How to Complete 433a Form and When to Use It

Life can be unpredictable, and sometimes these surprises can lead to financial difficulties. Recent data shows that 61% of Americans report recent price increases that have caused them financial hardship, up from 55%.

This might mean losing your job or facing a large tax bill that seems impossible to pay. If you’re among those struggling, there might be a way to ease your burden when dealing with the Internal Revenue Service (IRS).

IRS Form 433-A, also known as the Collection Information Statement for Wage Earners and Self-Employed Individuals, is a form that lets you demonstrate your financial challenges. In this post, we will explain everything you need to know about Form 433-A to help you understand how it can potentially provide some relief and 433A instructions.

What is Form 433A?

IRS Form 433-A is used to give the IRS details about your finances, including your income, expenses, assets, and debts. This form is needed when the IRS requires financial information from you to figure out how you can settle your outstanding tax debts.
IRS Form 433-A is sometimes needed by self-employed individuals. It’s typically used when you’re trying to set up a payment plan with the IRS for your taxes due to financial difficulties. If you’re considering this route, Keith Jones Tax Relief can be your best option to give a call to. Here are a few options you might consider with their help:
  • Installment Agreement (IA): If you’re dealing with unexpected financial issues, like a large medical bill, you can arrange to pay your tax debt over time with an installment agreement.
  • Offer in Compromise (OIC): This option allows you to make an offer to the IRS to settle your tax debt for less than the full amount if you meet certain conditions. The IRS will look at your income, expenses, asset equity, and potential ability to pay to decide if they accept your offer. To apply, you need to fill out Form 433-A OIC.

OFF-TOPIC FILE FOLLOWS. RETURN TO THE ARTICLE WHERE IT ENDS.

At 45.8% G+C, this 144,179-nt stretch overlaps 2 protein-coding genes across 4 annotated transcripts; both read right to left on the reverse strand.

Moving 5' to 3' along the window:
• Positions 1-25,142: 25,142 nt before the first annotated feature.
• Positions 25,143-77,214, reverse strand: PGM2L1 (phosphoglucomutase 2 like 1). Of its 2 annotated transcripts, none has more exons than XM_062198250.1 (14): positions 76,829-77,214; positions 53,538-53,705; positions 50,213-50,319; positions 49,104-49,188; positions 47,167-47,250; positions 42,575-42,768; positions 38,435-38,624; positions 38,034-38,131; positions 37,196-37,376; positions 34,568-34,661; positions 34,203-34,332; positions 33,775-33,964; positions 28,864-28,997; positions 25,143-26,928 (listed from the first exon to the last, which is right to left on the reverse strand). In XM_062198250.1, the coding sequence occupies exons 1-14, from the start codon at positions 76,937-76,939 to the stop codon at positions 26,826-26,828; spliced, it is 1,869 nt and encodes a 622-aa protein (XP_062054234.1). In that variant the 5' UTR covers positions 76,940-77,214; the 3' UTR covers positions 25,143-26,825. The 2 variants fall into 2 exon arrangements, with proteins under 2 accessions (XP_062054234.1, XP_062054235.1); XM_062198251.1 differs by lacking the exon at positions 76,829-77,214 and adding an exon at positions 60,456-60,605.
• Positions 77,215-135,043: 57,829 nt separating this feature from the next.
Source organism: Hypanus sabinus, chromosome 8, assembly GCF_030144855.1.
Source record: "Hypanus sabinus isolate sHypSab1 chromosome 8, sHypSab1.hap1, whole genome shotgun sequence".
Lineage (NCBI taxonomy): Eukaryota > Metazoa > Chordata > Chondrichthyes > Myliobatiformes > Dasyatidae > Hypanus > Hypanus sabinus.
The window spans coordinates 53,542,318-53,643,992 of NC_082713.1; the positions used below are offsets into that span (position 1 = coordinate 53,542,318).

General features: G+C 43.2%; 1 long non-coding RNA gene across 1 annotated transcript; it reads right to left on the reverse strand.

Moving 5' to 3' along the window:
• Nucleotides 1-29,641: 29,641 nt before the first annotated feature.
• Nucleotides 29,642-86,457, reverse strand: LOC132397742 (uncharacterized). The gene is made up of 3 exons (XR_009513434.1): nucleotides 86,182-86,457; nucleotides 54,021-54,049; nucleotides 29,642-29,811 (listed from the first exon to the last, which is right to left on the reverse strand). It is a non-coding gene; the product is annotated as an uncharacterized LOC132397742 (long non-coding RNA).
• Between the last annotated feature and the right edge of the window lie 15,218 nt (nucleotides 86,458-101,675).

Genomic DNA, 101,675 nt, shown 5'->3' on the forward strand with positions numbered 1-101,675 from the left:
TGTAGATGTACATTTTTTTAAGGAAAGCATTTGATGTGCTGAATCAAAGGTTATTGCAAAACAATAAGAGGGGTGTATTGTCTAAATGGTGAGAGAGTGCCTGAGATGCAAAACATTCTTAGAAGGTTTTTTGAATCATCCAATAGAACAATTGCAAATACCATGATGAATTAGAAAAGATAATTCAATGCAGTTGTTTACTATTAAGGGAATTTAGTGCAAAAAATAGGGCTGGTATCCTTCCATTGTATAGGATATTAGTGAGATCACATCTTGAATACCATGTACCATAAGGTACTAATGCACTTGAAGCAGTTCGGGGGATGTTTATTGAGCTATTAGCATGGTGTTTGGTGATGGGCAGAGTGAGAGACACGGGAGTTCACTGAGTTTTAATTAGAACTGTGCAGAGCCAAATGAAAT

• Currently Not Collectible (CNC) status: If you’re in a severe financial bind and keep getting collection notices from the IRS, you can apply to put these on hold by requesting Currently Not Collectible status. This means the IRS acknowledges you can’t afford to pay your taxes right now. They’ll stop sending collection letters until your financial situation improves, but you’ll still owe the taxes later when you can afford to pay.

These options can help manage your tax situation without adding too much stress during tough times.

What is Form 433-F?

IRS Form 433-F, also known as the Collection Information Statement, is a simplified version of the financial statement used by individuals to provide the IRS with information about their income, expenses, assets, and liabilities. It is typically used when the IRS needs to evaluate a taxpayer’s financial situation to determine payment options for outstanding tax liabilities.

What is the difference between 433-A and 433-F?

Form 433-F is a concise 2-page document used by a wide range of taxpayers to quickly provide basic financial information to the IRS. In contrast, Form 433-A is more comprehensive, designed specifically for wage earners and self-employed individuals who file a Schedule C. The main differences are:

  • Length and Complexity: Form 433-A is more detailed, and used for complex tax resolution cases like Installment Agreements or Offers in Compromise. Form 433-F is shorter and simpler, making it ideal for straightforward financial assessments.
  • Scope: Form 433-A requires a thorough disclosure of income, expenses, assets, and documentation, while Form 433-F provides a summarized overview, sufficient for less complex situations.

Who Should Complete Form 433A?

  • Individuals who owe income taxes.
  • Individuals who are responsible for paying a Trust Fund Recovery Penalty.
  • Individuals who are personally liable for debts of a partnership.